PTSD and anxiety: Does one cause the other? This question popped up recently when I was speaking with someone who has severe panic attacks, which are “debilitating” and require inpatient care. As this individual was sharing about their experiences, they told me that when they think about how much time they’ve spent seeking treatment and recovering, it causes both anxiety and PTSD symptoms.
I’m a career therapist with many years of experience treating people with stand-alone anxiety, with no overt PTSD symptoms—I had not considered that reflecting back on anxiety could be traumatizing and anxiety-provoking in itself. For this person and so many others, there’s an unclear line between the two: anxiety and PTSD. Many people (including this particular individual) experience:
- body memory
It’s like the very experience is happening all over again. Fortunately, reminding themselves, “I am here and now, not there and then,” helped this individual and can prove to help others, too.
This person is also determined to take on challenges—and resilience is one of their superpowers. They were aware that things happen, unbidden at times and all they can really do is ride it out, sometimes treading water, until things calm down again. Having solid support from loved ones as well as professionals proves to keep them afloat.
Although it might be hard to acknowledge a benefit of anxiety or trauma, this person and others are grateful for the lessons they have learned as a result. Keep in mind: no one is sugar-coating it, nor are they denying the pain. Instead, they’re deciding to face what comes their way and make the best of it. Ironically, the one certainty of life is uncertainty. A catch-22, since anxiety thrives on unpredictability.
Strengths-Focused Approach to Trauma Recovery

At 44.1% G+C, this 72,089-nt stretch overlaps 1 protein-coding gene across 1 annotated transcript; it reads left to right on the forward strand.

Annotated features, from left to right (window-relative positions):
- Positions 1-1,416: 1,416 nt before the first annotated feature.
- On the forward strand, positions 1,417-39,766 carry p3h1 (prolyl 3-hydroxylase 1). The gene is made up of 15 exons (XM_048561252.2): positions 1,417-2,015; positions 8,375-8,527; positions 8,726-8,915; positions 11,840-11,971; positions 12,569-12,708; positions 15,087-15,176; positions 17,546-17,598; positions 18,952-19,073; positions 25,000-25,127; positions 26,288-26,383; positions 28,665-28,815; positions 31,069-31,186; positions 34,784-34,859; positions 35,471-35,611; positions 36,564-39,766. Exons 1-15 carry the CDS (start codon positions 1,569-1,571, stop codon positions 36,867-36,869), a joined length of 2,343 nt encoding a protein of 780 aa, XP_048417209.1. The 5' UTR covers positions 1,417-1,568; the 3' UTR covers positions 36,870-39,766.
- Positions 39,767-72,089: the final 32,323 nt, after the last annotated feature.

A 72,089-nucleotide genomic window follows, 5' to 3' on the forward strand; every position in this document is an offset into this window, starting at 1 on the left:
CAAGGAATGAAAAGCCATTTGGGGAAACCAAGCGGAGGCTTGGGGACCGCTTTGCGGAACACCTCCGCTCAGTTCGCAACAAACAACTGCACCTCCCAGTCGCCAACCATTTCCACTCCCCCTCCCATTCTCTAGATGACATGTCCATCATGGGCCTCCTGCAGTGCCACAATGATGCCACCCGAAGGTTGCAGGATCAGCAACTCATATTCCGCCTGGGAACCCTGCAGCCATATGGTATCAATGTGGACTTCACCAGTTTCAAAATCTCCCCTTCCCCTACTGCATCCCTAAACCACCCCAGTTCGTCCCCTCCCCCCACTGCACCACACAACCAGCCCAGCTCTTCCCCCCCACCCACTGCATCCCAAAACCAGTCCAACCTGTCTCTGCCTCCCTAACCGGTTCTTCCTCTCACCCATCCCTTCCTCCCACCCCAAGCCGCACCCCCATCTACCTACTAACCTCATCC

Positive psychology offers a strengths-focused approach for trauma recovery, which was pioneered by psychologist Martin Seligman, director of the Positive Psychology Center at the University of Pennsylvania. One important concept is post-traumatic growth, which reflects counterintuitive responses to awful conditions. The 21-item Post-Traumatic Growth Inventory examines responses to painful event in five areas:
- Connecting with others
- New possibilities or opportunities
- Personal strength
- Spiritual change
- Appreciation for and gratitude in life
When survivors view themselves in that light, rather than as victims who have no choices, healing is much more likely. Take Michele Rosenthal, for example: an award-winning blogger, award-nominated author, workshop leader and certified professional coach. She is also a trauma survivor who struggled with PTSD for over 25 years. She calls herself Chief Hope Officer (CHO) of Your Life After Trauma, LLC.
Michele’s trauma is Toxic Epidermal Necrolysis Syndrome (TENS), which she describes as “a freak allergy to a medication that turned me into a full-body burn victim almost overnight.” This horror was followed by a series of harmful/disheartening physiological and psychological conditions. It took years of determination to recover that led her to be symptom free and now she guides others to overcome their own trauma-trials. What helped her see her way clear to the other side of suffering is what she refers to as a “healing rampage.” In summary, she prioritized 4 c’s: she stayed committed, consistent, creative, and complex. These are important resiliency building skills regardless of diagnosis or symptomology, whether it falls under the umbrella of anxiety or PTSD.
A Plan for Centering Yourself and Relieving Symptoms
If you are experiencing anxiety and PTSD symptoms (or just one or the other) you can learn relaxation and breathing techniques to center yourself in the here and now. Here are a few helpful techniques:
- Do grounding exercises like walking barefoot on the grass.
- Avoid places or things that may overtly trigger reaction when you need a break.
- Have an exit plan ready for if you get triggered
- Breathe in relaxing aromas, such as lavender or chamomile.
- Listen to soul-soothing sounds and music.
- Seek support from family and friends, or other trusted loved ones.
- Work with a mental health professional.
Whatever you do, stay committed to living a happy, healthy life, regardless of your anxiety or trauma.
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